MELENDEZ et al v. JC PENNEY et al
OPINION fld. Signed by Judge William H. Walls on 1/4/16. (sr, )
NOT FOR PUBLICATION
UNITED STATES DISTRICT COURT
DISTRICT OF NEW JERSEY
OLIVIA MELENDEZ and JOSEPH VELEZ,
Civ. No. 2:15-cv-02566 (WHW) (CLW)
JC PENNEY, SNOW SERVICES, LLC,
FERRANDINO & SONS, INC., and
WOODBRIDGE CENTER PROPERTY, LLC,
Walls, Senior District Jud2e
Plaintiffs move to remand this action to state court, arguing that the parties are no longer
diverse because of the addition of two new defendants. Decided without oral argument under
Federal Rule of Civil Procedure 78, Plaintiffs’ motion is granted.
FACTUAL AND PROCEDURAL BACKGROUND
Plaintiffs Olivia Melendez and Joseph Velez, two New Jersey citizens, began this action
in New Jersey state court, complaining that Melendez was injured at a J.C. Penney store in
Woodbridge, New Jersey after slipping on ice and snow. Compl. ECF No. 1-1
Removal, ECF No. 1 ¶5, Cert. of Gary Price, ECF No. 9
¶J 1-4; Not. of
¶ 2. J.C. Penney removed the action on
April 10, 2015, alleging complete diversity and an amount in controversy greater than $75,000.
Not. of Removal ¶ 9-21.
The original Defendants were J.C. Penney and General Growth Properties. Compl.
4. In its Answer, General Growth Properties stated that the location in question “is owned by
non-party Woodbridge Center Property, LLC.” ECf No. 5 ¶4. The parties stipulated and agreed
to replace General Growth Properties with Woodbridge Center Property on November 10, 2015.
ECF No. 12. Plaintiffs also moved to add two new Defendants: Snow Services, LLC and
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F errandino & Sons, Inc., both contractors who were employed to remove snow and ice from the
property in question. ECf No. 9; Price Cert.
¶J 6-8. Plaintiffs certified that both entities are
necessary parties, they became aware of their existence only afier receiving answers to their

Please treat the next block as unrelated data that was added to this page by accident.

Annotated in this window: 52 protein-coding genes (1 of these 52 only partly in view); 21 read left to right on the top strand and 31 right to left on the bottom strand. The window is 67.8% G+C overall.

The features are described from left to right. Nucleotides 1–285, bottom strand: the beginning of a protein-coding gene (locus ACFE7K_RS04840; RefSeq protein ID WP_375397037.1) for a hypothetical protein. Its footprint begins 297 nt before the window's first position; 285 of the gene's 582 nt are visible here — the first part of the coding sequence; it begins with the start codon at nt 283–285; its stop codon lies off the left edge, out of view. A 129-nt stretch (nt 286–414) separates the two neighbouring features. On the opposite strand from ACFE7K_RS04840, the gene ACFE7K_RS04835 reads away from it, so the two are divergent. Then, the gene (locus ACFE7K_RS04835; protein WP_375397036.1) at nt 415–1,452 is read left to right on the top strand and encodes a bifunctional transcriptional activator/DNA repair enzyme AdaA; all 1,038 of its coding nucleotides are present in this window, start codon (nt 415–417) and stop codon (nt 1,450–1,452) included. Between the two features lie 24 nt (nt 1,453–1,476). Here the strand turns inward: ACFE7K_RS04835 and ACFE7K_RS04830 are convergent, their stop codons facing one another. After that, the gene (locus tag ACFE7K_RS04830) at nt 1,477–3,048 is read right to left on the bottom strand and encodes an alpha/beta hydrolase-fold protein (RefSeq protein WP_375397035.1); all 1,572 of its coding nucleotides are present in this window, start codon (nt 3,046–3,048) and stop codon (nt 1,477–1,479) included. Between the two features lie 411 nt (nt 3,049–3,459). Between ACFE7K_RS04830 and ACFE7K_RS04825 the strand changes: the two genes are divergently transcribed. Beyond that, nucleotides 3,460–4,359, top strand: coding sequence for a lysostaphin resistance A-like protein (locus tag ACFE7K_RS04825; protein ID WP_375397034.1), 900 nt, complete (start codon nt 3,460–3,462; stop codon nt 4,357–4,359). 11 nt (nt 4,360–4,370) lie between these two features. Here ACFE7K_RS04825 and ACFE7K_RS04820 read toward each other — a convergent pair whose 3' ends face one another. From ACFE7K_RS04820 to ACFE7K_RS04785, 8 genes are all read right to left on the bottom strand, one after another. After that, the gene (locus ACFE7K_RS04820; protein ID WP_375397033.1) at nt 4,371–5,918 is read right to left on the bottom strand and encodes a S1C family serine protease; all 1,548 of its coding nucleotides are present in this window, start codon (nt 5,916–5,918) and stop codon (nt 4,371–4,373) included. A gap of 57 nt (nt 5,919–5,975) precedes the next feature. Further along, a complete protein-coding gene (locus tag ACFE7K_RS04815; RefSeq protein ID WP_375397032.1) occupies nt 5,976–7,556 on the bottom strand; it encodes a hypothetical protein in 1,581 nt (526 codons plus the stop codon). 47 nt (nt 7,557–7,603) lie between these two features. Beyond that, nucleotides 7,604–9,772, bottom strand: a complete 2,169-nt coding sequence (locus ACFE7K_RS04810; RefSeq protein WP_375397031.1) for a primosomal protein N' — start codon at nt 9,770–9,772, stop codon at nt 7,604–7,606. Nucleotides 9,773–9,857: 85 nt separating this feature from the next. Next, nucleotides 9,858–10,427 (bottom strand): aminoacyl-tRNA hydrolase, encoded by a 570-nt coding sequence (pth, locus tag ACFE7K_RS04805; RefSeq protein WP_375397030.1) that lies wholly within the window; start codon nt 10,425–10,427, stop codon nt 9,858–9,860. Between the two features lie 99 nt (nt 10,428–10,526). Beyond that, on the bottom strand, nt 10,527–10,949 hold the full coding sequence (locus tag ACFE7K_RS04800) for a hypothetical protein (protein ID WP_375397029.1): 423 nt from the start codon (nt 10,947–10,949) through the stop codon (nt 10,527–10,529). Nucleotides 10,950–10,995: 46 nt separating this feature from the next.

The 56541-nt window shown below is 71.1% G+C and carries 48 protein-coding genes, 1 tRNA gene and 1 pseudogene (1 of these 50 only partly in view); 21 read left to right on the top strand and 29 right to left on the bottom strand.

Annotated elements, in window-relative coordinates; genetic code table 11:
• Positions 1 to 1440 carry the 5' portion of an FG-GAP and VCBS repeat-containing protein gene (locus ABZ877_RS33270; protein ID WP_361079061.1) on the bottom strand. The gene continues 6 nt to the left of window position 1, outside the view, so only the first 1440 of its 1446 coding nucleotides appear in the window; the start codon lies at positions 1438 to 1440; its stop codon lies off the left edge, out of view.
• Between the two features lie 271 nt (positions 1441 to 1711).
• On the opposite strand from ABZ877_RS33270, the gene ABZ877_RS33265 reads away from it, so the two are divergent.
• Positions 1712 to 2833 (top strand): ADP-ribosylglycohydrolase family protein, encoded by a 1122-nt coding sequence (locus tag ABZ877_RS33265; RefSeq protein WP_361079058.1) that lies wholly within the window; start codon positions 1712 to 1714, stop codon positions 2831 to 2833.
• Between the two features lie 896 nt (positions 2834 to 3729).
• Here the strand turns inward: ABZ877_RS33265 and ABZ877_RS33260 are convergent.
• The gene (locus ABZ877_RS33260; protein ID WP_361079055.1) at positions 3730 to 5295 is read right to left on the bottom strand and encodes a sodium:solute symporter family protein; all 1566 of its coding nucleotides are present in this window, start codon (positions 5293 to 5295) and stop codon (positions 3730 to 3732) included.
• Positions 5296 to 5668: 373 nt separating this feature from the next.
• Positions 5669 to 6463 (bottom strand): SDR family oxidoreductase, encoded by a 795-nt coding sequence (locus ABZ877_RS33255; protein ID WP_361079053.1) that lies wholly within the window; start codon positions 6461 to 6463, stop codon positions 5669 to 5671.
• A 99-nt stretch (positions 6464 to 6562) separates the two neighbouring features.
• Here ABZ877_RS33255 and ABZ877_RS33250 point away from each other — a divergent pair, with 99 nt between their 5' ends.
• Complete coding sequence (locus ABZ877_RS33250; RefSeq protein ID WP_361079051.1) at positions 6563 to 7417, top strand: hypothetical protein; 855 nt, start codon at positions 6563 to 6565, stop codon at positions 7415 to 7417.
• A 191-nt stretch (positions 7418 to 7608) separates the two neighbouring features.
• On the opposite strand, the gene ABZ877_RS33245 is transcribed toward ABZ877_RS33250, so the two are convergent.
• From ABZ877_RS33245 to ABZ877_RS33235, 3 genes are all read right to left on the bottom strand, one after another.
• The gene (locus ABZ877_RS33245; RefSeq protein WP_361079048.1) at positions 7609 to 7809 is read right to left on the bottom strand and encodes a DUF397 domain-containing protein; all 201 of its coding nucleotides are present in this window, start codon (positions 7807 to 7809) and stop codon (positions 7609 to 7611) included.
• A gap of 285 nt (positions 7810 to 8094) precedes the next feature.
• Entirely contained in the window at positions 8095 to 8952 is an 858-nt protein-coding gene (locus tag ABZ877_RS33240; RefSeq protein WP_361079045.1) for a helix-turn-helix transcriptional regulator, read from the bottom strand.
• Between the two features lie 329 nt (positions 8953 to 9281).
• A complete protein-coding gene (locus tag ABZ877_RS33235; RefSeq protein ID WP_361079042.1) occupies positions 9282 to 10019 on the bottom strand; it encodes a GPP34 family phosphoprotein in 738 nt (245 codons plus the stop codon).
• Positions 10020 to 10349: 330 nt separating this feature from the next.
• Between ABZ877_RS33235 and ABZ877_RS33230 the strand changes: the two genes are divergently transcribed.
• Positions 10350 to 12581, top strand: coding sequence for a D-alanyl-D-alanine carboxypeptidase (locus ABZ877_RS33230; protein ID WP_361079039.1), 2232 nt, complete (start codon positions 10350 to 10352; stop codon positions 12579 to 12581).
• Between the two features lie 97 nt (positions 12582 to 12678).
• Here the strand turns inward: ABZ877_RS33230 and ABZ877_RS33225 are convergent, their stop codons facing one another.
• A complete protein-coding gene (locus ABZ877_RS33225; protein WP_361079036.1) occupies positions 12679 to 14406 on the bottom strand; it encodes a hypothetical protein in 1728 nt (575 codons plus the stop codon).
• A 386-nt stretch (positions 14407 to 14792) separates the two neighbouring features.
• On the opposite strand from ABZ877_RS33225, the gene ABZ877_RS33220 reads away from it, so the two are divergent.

interrogatories, and they had Defendants’ consent. Mot. to Amend, ECF No. 9
¶J 5-9. The
motion was granted by Magistrate Judge Waldor on November 9, 2015. ECF No. 10. The
following day, Plaintiffs filed an amended complaint. Am. Compl. ECF No. 13.
On November 10, 2015, Plaintiffs moved to remand this action, arguing that “the newly
allowed joinder of the parties destroys complete diversity in this matter.” Price Cert.
Plaintiffs submitted the results of a search for “Woodbridge Center Property” in New Jersey’s
Business Entity Information and Records Service and a contract between Defendants
Woodbridge and Snow Services that listed a New Jersey address for the company. Id. Ex. 3, Ex.
Defendants J.C. Penney and Woodbridge Center Property filed letter briefs opposing
remand on December 15 and 16, respectively. ECF No. 19-20. These Defendants noted that
Plaintiffs had failed to specifically allege the new parties’ principal places of business. Id. They
further request to be allowed to take the deposition of Plaintiff Melendez, which they contend
would resolve any jurisdictional questions. M Defendant Snow Services informed the Court that
it would not be submitting opposition papers in response to this motion. See ECF No. 21 at 3.
Plaintiffs filed a reply brief on December 21, 2015, specifically alleging that Snow Services has
its principal place of business and is incorporated in New Jersey. Id. at 1. Attached to the reply
brief is a copy of a certificate of formation for Snow Services that was filed with the Secretary of
State of New Jersey and states that the company’s registered office is in Edison, New Jersey.
ECF No. 21-1.
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Counsel for Plaintiffs are reminded that it “is usually improper for a moving party to shift
gears and introduce new legal arguments in the reply brief,” Stockroom, Inc. v. Dydacomp Dev.
Corp., 941 F. Supp. 2d 537, 543 (D.N.J. 2013), as they have done by alleging Defendant’s
principal place of business for the first time on reply. Counsel for Defendants are reminded that,